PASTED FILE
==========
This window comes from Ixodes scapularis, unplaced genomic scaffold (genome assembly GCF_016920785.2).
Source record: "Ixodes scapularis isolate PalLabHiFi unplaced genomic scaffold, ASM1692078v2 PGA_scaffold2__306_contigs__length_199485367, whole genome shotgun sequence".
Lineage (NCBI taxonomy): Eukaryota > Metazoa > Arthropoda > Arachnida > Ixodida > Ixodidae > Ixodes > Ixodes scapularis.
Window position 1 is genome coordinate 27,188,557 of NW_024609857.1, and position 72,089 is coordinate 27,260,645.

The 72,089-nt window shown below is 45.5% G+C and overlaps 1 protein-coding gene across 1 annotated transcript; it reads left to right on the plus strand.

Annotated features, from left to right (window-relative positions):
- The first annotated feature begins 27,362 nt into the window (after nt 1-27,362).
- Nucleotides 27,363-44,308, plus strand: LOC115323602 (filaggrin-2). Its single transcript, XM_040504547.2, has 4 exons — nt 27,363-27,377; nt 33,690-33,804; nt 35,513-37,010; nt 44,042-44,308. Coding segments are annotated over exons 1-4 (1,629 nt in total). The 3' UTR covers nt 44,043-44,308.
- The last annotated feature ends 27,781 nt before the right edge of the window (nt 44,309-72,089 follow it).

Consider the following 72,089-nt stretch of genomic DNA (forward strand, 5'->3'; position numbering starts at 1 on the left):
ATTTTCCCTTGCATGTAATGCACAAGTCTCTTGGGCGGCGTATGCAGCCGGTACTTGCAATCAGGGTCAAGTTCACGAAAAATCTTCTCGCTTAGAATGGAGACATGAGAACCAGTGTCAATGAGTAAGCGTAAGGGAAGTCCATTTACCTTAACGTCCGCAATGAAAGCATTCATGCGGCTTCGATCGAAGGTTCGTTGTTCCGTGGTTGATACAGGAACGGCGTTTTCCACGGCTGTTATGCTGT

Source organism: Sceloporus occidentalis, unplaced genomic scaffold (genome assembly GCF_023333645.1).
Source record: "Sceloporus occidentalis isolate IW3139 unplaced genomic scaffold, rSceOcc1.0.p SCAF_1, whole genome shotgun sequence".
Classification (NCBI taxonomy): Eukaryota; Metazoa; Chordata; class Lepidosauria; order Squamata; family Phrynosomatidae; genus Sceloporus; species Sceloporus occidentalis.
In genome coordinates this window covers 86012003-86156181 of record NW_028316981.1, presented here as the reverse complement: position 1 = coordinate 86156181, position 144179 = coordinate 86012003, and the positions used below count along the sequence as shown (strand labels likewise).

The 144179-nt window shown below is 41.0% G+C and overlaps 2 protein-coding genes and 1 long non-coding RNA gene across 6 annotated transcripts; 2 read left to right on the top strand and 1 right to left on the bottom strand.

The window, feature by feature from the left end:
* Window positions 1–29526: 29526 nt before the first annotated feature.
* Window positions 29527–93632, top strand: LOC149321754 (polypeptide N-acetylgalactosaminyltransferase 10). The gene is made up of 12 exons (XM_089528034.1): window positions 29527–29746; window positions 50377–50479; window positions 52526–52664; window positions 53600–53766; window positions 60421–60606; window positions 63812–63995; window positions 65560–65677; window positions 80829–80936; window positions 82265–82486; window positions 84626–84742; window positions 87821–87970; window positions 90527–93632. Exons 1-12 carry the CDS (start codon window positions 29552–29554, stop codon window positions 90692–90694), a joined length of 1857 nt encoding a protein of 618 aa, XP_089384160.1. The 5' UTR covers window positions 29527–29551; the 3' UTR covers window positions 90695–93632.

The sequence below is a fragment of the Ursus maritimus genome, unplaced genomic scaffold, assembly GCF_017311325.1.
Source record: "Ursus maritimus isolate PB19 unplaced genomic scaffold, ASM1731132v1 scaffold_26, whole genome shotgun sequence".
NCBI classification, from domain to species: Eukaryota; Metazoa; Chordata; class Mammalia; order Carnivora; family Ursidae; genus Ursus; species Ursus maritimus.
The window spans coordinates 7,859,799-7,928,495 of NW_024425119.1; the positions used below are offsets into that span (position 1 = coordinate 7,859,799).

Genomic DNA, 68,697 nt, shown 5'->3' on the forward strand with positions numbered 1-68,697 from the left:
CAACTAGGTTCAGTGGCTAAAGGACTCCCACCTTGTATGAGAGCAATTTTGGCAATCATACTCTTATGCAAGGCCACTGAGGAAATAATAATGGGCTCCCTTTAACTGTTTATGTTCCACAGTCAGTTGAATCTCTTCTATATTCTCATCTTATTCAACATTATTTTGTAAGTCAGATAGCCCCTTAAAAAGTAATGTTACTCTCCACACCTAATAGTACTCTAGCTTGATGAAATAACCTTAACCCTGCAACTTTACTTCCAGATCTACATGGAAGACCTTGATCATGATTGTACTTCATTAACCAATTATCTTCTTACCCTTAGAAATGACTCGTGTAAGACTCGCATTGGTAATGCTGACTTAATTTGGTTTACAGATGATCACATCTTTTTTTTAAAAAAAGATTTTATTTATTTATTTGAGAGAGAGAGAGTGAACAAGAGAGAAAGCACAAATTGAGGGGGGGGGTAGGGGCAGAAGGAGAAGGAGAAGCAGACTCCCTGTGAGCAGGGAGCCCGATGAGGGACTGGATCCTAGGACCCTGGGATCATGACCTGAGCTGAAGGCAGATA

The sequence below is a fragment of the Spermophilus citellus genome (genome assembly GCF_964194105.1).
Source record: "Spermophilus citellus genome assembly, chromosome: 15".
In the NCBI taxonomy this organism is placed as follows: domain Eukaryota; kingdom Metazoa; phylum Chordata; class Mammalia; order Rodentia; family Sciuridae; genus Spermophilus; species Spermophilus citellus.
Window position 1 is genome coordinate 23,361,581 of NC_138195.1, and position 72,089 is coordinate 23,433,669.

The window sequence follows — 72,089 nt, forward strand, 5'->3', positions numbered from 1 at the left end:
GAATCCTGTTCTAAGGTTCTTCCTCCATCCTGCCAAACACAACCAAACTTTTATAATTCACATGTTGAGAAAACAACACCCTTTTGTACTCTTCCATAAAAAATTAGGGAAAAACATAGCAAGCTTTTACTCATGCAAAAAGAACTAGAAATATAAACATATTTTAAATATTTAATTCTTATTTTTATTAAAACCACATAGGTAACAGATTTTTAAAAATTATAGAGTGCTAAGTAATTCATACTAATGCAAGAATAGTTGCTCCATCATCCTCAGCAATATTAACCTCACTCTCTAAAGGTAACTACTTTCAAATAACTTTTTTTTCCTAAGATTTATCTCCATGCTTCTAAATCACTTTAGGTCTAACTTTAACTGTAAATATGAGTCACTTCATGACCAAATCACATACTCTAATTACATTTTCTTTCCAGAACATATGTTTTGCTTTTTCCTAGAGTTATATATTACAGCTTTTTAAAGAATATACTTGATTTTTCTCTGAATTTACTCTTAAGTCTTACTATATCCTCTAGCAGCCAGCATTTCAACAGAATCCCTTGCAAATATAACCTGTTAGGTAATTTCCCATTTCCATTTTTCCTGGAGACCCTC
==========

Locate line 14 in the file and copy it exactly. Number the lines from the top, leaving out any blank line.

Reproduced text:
Classification (NCBI taxonomy): Eukaryota; Metazoa; Chordata; class Lepidosauria; order Squamata; family Phrynosomatidae; genus Sceloporus; species Sceloporus occidentalis.